July 09, 2016
video taken during Ethiopian Day- borkena
If there is a thing that Ethiopians cherish most, it is coming together and celebrate their heritage ; Ethiopia.
The day to day life in the Ethiopian culture tends to collectivize and bring together not just families but also neighbors. For example, you can not imagine having coffee on the go detaching it from the very essence of having coffee which is settling down with people , chat and share information or discuss some other things of interest to the neighborhood. Having a meal is a very social routine so much so that using tray is common as opposed a plate which is not convenient to eat together for two or more people.
Until very recently, many Ethiopians think it is weird to have a meal alone. The things that Ethiopians do on a daily basis do have a power to foster social attachment.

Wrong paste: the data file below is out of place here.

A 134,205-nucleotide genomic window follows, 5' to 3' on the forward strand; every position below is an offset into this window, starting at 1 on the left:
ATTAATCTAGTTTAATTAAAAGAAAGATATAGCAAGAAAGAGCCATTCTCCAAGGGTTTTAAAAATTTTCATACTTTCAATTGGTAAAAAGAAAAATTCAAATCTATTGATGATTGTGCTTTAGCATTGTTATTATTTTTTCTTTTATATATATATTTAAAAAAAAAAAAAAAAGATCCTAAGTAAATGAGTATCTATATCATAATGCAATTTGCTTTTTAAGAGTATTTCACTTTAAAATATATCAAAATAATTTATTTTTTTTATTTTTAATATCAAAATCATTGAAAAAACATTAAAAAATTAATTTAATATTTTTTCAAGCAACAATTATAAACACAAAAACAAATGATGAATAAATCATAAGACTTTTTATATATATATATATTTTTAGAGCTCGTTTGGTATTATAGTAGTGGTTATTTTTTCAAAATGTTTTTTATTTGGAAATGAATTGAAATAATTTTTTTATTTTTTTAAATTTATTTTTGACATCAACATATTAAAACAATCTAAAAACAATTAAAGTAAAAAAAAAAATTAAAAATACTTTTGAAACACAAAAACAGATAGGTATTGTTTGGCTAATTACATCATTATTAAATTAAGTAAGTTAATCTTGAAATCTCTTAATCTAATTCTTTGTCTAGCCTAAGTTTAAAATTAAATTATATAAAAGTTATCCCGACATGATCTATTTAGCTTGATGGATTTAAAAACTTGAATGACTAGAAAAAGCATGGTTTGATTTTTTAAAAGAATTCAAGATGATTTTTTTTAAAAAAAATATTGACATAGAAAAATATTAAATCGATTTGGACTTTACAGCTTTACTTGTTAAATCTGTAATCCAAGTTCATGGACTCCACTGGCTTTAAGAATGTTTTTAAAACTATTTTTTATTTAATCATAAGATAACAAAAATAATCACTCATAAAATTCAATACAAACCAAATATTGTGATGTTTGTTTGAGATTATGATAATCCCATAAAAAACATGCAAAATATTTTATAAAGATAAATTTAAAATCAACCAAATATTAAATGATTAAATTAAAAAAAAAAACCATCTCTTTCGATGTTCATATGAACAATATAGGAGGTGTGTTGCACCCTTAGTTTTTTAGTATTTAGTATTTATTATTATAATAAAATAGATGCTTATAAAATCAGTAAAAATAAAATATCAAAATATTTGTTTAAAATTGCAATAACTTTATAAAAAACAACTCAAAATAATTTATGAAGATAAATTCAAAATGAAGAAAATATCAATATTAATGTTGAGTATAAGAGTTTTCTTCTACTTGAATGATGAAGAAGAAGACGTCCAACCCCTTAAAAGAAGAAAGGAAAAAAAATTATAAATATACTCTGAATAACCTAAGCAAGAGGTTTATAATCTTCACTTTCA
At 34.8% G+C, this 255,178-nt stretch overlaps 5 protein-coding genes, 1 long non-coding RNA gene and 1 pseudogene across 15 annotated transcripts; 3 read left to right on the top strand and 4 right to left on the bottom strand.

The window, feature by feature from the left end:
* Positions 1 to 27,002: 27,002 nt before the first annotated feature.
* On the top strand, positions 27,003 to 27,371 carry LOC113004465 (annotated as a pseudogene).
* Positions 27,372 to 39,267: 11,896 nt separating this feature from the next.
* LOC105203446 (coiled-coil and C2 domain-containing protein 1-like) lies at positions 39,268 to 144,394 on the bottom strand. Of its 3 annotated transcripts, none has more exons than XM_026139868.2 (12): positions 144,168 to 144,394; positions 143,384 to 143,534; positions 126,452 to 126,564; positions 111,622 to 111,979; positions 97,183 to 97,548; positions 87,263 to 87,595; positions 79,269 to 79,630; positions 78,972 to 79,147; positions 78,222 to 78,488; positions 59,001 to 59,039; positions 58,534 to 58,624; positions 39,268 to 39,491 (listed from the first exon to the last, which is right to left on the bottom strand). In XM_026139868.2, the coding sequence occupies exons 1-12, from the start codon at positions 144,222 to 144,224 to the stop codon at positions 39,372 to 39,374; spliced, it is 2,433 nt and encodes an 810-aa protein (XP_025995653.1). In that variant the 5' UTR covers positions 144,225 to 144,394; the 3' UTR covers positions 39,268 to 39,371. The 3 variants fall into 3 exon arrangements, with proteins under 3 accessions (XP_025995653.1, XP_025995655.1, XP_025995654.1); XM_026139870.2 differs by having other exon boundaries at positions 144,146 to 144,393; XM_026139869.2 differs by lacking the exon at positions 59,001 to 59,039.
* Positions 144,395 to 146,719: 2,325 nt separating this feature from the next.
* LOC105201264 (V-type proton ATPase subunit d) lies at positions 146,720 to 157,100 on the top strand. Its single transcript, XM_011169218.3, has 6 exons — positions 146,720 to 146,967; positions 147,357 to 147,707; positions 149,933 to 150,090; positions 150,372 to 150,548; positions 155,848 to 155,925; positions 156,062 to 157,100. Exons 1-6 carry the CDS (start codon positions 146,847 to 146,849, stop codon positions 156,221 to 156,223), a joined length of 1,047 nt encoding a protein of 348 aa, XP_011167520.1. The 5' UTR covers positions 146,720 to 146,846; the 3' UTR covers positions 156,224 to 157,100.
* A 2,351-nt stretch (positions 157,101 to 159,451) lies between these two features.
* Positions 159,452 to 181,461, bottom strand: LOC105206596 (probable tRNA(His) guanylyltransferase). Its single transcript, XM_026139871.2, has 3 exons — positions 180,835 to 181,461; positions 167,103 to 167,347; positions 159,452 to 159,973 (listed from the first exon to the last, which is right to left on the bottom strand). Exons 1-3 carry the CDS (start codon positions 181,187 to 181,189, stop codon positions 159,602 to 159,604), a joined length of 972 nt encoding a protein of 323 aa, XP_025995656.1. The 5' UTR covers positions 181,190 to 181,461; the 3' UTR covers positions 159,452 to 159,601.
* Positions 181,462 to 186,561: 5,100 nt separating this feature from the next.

No wonder that Ethiopians experience considerable social challenge and adaptability issue when they find themselves in a different society and culture that is rather individualistic.
The sixth day of Ethiopian Sports Federation in North America (ESFNA) is Ethiopian Day which was yesterday. It is dedicated to celebrating Ethiopian culture and tradition.
Turn out at the Alan Lamport Stadium of Toronto was extremely good! Entrance fee is $35. People thought it is a bit expensive. Yet, many understand the need on the part of the organizers to put together such an expensive a week long event.
Ethiopian Day was full of activities inside the stadium and in the vending area too. In the vending area, Ethiopian online music provides like “Arif zefen” played Ethiopian cultural music ranging from Guragigna to Wolayta and Oromigna.
In the stadium, there was a concert in that featured traditional Ethiopian Music from most language groups. Patriotic song was also part of the event. “Ho biye emetalehu ho biye bedele” most popular patriotic stirred a sense nostalgia and love of Ethiopia.
The mood was electrifying.
Closing ceremony is this afternoon.
Check back for an update on the closing day ceremony.